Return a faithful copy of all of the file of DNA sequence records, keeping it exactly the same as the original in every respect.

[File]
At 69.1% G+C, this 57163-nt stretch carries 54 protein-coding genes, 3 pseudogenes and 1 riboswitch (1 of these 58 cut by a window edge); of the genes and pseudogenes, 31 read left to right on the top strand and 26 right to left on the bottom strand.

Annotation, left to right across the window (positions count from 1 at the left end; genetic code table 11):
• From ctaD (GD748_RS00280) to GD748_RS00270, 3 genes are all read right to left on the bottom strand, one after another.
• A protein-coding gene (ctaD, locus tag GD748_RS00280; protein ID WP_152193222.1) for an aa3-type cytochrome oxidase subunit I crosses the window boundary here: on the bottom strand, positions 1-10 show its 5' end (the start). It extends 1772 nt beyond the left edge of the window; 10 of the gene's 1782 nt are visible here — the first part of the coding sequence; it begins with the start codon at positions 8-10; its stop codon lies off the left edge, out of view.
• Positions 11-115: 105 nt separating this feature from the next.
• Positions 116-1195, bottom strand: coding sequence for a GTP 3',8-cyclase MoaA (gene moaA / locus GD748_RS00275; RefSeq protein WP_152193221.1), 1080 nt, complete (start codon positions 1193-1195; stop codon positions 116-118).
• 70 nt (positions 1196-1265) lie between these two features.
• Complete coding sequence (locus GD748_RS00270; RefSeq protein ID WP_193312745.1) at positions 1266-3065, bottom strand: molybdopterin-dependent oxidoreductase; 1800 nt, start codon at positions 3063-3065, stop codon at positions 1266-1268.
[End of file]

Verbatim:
At 69.1% G+C, this 57163-nt stretch carries 54 protein-coding genes, 3 pseudogenes and 1 riboswitch (1 of these 58 cut by a window edge); of the genes and pseudogenes, 31 read left to right on the top strand and 26 right to left on the bottom strand.

Annotation, left to right across the window (positions count from 1 at the left end; genetic code table 11):
• From ctaD (GD748_RS00280) to GD748_RS00270, 3 genes are all read right to left on the bottom strand, one after another.
• A protein-coding gene (ctaD, locus tag GD748_RS00280; protein ID WP_152193222.1) for an aa3-type cytochrome oxidase subunit I crosses the window boundary here: on the bottom strand, positions 1-10 show its 5' end (the start). It extends 1772 nt beyond the left edge of the window; 10 of the gene's 1782 nt are visible here — the first part of the coding sequence; it begins with the start codon at positions 8-10; its stop codon lies off the left edge, out of view.
• Positions 11-115: 105 nt separating this feature from the next.
• Positions 116-1195, bottom strand: coding sequence for a GTP 3',8-cyclase MoaA (gene moaA / locus GD748_RS00275; RefSeq protein WP_152193221.1), 1080 nt, complete (start codon positions 1193-1195; stop codon positions 116-118).
• 70 nt (positions 1196-1265) lie between these two features.
• Complete coding sequence (locus GD748_RS00270; RefSeq protein ID WP_193312745.1) at positions 1266-3065, bottom strand: molybdopterin-dependent oxidoreductase; 1800 nt, start codon at positions 3063-3065, stop codon at positions 1266-1268.